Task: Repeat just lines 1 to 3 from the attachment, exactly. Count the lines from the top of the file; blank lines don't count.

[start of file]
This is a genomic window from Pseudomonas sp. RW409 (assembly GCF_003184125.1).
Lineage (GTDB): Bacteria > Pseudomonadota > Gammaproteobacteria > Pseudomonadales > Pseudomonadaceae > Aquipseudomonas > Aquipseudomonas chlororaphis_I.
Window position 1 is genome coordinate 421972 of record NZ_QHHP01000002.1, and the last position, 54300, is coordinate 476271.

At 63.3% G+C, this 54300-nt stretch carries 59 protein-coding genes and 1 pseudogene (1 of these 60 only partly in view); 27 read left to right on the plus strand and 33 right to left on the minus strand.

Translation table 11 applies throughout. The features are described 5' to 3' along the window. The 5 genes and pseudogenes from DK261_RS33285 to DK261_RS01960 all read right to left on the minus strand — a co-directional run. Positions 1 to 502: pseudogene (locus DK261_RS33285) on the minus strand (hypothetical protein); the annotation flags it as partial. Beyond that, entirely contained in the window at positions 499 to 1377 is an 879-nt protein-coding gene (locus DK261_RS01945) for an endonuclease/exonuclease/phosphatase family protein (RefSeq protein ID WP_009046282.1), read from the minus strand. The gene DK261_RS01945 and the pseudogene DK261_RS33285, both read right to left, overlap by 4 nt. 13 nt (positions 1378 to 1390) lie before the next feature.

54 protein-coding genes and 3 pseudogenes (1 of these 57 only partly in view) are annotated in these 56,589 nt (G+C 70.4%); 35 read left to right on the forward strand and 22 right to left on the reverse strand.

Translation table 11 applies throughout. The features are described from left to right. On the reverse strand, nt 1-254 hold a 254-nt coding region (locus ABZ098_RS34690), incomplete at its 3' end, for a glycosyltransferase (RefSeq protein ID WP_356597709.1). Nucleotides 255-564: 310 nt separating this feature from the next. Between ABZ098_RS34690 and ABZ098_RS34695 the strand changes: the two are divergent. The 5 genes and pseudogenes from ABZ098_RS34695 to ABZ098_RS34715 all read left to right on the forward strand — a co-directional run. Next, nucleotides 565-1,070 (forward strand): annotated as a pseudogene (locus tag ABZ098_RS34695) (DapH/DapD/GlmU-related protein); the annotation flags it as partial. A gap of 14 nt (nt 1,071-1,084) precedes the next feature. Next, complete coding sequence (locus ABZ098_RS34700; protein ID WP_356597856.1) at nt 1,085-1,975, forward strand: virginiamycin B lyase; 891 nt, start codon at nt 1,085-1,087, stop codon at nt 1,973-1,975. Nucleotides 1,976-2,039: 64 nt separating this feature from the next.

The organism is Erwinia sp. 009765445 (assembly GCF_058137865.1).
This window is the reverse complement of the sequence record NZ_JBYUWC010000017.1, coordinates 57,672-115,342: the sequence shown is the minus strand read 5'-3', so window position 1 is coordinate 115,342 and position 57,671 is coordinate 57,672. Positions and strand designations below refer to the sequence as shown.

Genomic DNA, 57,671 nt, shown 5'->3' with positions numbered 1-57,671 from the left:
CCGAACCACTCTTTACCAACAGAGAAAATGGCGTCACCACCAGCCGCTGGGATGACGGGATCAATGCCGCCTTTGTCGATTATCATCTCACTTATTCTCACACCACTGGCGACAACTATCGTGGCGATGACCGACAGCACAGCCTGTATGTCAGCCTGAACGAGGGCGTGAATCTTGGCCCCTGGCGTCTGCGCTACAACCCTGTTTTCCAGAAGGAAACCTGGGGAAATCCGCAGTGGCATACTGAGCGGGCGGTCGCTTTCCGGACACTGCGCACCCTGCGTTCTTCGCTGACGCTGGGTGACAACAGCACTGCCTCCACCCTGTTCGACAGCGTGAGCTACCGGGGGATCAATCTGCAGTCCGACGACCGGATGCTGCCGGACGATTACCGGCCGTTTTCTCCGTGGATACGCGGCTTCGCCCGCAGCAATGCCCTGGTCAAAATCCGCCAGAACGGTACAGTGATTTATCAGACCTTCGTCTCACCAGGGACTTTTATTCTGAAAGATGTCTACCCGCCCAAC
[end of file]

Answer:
This is a genomic window from Pseudomonas sp. RW409 (assembly GCF_003184125.1).
Lineage (GTDB): Bacteria > Pseudomonadota > Gammaproteobacteria > Pseudomonadales > Pseudomonadaceae > Aquipseudomonas > Aquipseudomonas chlororaphis_I.
Window position 1 is genome coordinate 421972 of record NZ_QHHP01000002.1, and the last position, 54300, is coordinate 476271.